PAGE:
BUSINESS US misjudgment of China's economy dangerous: analysts

BUSINESS

US misjudgment of China's economy dangerous: analysts

By Wang Cong | Global Times

23:42, September 17, 2018

Economy resilient despite downward pressure

As hopes fade for the easing of trade tension between China and the US, it appears that the US is betting on Chinese officials caving in due to economic pressure. But this would be a dangerous miscalculation that could lead to further escalation, analysts said Monday.

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An investor at a stock brokerage in Fuyang, East China's Anhui Province, on Monday (Photo: VCG)

While there is indeed downward pressure, the Chinese economy is not in as much difficulty as some US officials have suggested, analysts noted. Instead, the domestic economy has shown strong resilience, they said.

Recent media reports had suggested that US officials would invite their Chinese counterparts to Washington for trade talks, but US President Donald Trump put an end to hopes of cooperation. 

"We are under no pressure to make a deal with China. They are under pressure to make a deal with us. Our markets are surging, theirs are collapsing," Trump tweeted on Thursday. The US is also reportedly ready to impose tariffs on $200 billion worth of Chinese goods.

The tweet is the latest sign that the US is determined to carry on the trade war based on calculations that the Chinese economy is going to collapse and that Chinese officials will eventually buckle. 

Last month, White House economic advisor Larry Kudlow also suggested that China's economy looks "terrible," while the US economy is "crushing it."

Not as bad as it seems

"While it is true that the Chinese economy is facing some challenges, the US is misjudging the willpower of China and the resilience of the Chinese economy," Jiang Yong, a research fellow at the China Institutes of Contemporary International Relations in Beijing, told the Global Times.

"If the US continues with tariffs based on such a miscalculation, there will be no possibility of any reconciliation and the trade war will eventually hurt both sides," Jiang said.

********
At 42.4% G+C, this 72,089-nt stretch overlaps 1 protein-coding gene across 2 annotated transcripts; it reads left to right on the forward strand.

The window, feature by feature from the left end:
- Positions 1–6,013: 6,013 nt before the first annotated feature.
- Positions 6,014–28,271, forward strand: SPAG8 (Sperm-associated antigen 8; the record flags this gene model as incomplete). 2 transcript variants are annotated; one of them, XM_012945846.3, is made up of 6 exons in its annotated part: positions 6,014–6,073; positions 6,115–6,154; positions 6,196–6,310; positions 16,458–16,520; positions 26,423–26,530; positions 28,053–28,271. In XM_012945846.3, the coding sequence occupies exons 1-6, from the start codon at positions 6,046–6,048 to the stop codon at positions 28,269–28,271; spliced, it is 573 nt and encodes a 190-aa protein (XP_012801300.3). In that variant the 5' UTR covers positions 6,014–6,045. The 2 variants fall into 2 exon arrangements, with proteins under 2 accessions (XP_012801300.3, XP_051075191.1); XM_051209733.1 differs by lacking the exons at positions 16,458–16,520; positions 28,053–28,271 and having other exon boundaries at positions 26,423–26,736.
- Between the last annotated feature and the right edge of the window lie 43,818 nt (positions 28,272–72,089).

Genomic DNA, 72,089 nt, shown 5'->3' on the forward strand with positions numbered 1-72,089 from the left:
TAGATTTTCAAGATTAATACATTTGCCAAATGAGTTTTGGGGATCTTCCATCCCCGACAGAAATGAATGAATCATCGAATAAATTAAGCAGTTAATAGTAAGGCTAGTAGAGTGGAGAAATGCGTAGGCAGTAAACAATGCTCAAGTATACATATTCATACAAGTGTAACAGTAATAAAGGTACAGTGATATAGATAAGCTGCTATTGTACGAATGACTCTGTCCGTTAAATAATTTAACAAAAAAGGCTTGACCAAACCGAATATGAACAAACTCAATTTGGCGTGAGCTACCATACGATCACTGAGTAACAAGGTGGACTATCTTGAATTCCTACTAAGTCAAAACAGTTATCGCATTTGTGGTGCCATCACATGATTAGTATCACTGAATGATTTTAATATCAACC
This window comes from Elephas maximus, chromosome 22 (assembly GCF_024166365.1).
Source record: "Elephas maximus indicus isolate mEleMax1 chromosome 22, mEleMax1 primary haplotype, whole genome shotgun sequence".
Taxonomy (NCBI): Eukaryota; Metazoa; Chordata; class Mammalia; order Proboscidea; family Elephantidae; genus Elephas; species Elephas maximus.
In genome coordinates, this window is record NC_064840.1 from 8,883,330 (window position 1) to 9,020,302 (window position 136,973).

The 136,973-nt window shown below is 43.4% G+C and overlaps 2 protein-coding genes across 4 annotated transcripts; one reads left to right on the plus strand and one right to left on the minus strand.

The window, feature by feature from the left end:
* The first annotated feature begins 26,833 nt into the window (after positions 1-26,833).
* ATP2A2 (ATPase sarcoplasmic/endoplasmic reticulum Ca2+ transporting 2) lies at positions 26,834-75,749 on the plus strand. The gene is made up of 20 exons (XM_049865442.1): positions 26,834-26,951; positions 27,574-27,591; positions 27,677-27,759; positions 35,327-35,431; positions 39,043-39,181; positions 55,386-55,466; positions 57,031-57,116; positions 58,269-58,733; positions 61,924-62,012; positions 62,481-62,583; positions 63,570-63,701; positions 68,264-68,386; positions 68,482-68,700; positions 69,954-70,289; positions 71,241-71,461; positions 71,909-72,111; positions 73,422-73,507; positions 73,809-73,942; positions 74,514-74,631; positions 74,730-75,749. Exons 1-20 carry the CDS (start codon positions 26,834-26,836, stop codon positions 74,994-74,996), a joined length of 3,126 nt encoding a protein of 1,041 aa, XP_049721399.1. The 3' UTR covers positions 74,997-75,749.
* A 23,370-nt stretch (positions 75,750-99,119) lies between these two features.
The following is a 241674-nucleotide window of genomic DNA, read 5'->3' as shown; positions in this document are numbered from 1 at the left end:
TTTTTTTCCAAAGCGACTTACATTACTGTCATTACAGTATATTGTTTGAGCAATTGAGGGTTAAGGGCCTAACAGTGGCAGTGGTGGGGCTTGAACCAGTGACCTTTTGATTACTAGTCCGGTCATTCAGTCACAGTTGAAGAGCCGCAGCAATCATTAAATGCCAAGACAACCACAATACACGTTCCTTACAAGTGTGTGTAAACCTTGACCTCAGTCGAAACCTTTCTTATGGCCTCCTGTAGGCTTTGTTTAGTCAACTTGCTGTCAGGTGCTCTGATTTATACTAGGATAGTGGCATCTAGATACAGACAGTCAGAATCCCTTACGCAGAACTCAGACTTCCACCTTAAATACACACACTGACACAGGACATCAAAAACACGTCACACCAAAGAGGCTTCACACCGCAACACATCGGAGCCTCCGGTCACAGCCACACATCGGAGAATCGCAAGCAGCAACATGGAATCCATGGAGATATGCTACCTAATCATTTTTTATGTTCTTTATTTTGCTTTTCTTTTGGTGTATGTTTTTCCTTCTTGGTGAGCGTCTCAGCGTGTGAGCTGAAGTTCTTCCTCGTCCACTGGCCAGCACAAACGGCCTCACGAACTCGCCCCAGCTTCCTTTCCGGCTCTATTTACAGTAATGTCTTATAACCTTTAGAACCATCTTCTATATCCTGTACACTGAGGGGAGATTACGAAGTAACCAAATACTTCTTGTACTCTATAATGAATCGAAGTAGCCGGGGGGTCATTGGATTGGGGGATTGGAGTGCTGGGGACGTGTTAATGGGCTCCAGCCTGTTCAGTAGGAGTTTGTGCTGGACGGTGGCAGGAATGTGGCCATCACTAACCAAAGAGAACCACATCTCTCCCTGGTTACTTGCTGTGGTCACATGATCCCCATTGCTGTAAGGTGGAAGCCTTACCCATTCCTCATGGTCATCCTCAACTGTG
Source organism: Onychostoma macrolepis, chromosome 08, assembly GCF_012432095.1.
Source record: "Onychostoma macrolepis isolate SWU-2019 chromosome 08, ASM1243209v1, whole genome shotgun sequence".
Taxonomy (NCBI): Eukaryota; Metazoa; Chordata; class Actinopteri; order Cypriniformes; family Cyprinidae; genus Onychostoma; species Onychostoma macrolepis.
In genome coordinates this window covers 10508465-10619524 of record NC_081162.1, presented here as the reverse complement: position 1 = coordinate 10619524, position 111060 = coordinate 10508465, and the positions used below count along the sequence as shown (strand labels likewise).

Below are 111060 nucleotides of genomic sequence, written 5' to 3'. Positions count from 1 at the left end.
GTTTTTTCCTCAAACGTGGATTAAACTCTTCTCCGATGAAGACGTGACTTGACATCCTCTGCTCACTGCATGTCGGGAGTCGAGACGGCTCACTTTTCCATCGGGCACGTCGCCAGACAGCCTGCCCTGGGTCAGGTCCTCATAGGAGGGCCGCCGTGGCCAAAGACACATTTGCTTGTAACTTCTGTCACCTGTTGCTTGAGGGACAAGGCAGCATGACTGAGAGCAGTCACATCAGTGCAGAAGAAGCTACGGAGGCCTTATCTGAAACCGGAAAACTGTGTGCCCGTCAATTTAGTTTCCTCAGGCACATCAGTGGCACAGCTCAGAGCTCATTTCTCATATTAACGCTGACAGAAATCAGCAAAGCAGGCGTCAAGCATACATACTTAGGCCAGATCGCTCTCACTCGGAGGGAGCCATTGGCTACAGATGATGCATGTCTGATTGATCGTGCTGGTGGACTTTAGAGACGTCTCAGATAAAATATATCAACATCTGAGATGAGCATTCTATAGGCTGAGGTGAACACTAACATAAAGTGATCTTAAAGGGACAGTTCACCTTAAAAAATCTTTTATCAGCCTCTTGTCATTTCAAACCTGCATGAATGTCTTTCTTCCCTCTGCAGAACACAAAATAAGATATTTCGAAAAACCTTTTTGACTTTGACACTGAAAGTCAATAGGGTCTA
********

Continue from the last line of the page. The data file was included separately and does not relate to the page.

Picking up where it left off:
Zhu Haibin, JP Morgan's chief China economist, said that the outlook for the Chinese economy in 2018 is not as grim as some have suggested, adding that there has been a recent slowdown only in certain sectors rather than in the entire economy.

"In 2018, overall we are not pessimistic [about economic growth in China]," Zhu told a media briefing in Beijing on Monday, adding that JP Morgan expects the Chinese economy to grow by 6.6 percent this year - slightly above the target of 6.5 percent set by Chinese policymakers earlier in the year.

Zhu pointed out that the decline in the Chinese stock market this year has exceeded the level of the economic slowdown, "so we call this over-correcting." 

There is a chance stocks may rebound before the year's end if investment in infrastructure improves and the economic slowdown is in line with market expectations, Zhu noted.

China's stock market has dropped sharply so far this year, with the Shanghai Composite Index falling by about 19.7 percent, as of Friday. On Monday, the index dropped by 1.11 percent from Friday to 2,651.79.

"People tend to overlook the overall picture of the Chinese economy whenever there are any negative signs," Li Daxiao, chief economist at Shenzhen-based Yingda Securities, told the Global Times on Monday. "They always forget that the Chinese economy is still one of the fastest-growing in the world, that we have about $3 trillion in foreign exchange reserves and that China has a massive domestic market."

Li noted that despite positive signs, including a buoyant jobs market and a thriving stock market, the US economy is also facing a slew of risks, including trade tension not just with China, but with many other major economies.  

Zhu also suggested that record highs in the stock market might mean that the upswing in the US economy is approaching an end. 

"In 2019, the US economy might face a downward trend. Our officials estimate that US growth will reach 2.9 percent this year, 2.9 percent next year, and a much lower level in 2020," Zhu said.

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